Maximizing Your Oracle WebCenter Sites Content Management Training - PART II
Welcome to the second installment of Maximizing your WebCenter Sites Training. In the first article, I outlined a number of recommendations that focused on getting the most out of User, Developer, and Administrative CMS training. It is critical that attendees know how to hit-the-ground-running, are engaged in system adoptance, and that all groups push towards a successful rollout. In this post, we'll focus on scheduling as it applies to an Enterprise Content Management implementation.
Carefully inject training into the project plan:
Too often training is thrown into the project plan where it’s convenient or seems to fit with little consideration on when or where it would be optional for students. For most attendees, training should be held close to system use. Avoid gaps of more than a couple of weeks with the goal of immediate, hands-on exposure; if possible.
Leverage the enthusiasm from class and have students use the material while it's fresh in their minds. If possible, plan to assign users a productive task to accomplish when back at their desk. This may include creating content, changing the code in a template, or reviewing a set of pages. You may also find busy users are more likely to provide early and useful feedback when it's top of mind and they have access to the system. This immediate interaction also allows the project some grace from user dissatisfaction if defects are discovered right after training. Don’t squander initial goodwill, but direct interested parties early when possible.
If possible, schedule a resource to address any post-class questions. This is usually initially addressed by your System Integrator. Block off an hour over the course of a week for questions, or open a shared online meeting where users can share best practices or insights. Later, as your teams grow, you will likely want to follow a train-the-trainer approach and have your internal knowledge experts address questions directly and possibly provide further training.
Difficulties scheduling training:
There's a wide variety of reasons training may be difficult to schedule; from fixed external class schedules, difficulties organizing onsite training, and project slippage and/or scope changes effecting target dates. If possible, try to keep training dates flexible to account for more effective and optional timing. This is especially important for training occurring later in the project. If training dates are variable, make sure you keep attendees informed of changes and don't forget to reschedule any related classroom reservations or logistical needs. This goes without saying, but also watch for major scheduling conflicts including: company-wide events, business busy periods, or common vacation periods.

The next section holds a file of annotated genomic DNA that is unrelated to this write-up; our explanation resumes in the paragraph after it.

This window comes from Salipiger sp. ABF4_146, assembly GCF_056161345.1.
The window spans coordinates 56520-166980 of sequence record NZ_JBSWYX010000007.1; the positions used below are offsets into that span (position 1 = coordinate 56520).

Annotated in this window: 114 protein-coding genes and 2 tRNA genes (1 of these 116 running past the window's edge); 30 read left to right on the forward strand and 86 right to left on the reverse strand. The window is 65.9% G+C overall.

Scheduling adjustments may be simpler if your training is customized or conducted by your Systems Integrator. Try to create separate classes when groups of users will be delayed from engaging on the project. Project stakeholders are the exception to this rule as they commonly require an early and rich understanding of the overall product. They will need to promote the hands-on product vision across the enterprise but may only plan to actually use the system after launch. In their case, a post-rollout refresher session should be offered or planned.
Thoughts on custom user training guides over off-the-shelf:
When possible, leverage customized content contributor training and documentation rather than something off-the-shelf. A custom approach has a much greater impact! Tailor customized training to your implementation and your business processes. For all but the smallest teams, this approach is much more effective. Custom guides should be updated as your processes evolve, templates change and UI customizations further extend your systems. Use these guides as your "go to" reference points for common questions and support. You may even want to set up portions of the guide as short video instructions with how-tos. Establish these as integral to your internal training or onboarding sessions. Consider these "living documents" and update them frequently as part of your development processes.
I hope this offers additional insights on training within an Enterprise Content Management rollout. If you have questions or comments you can post them below or reach me directly at firstname.lastname@example.org.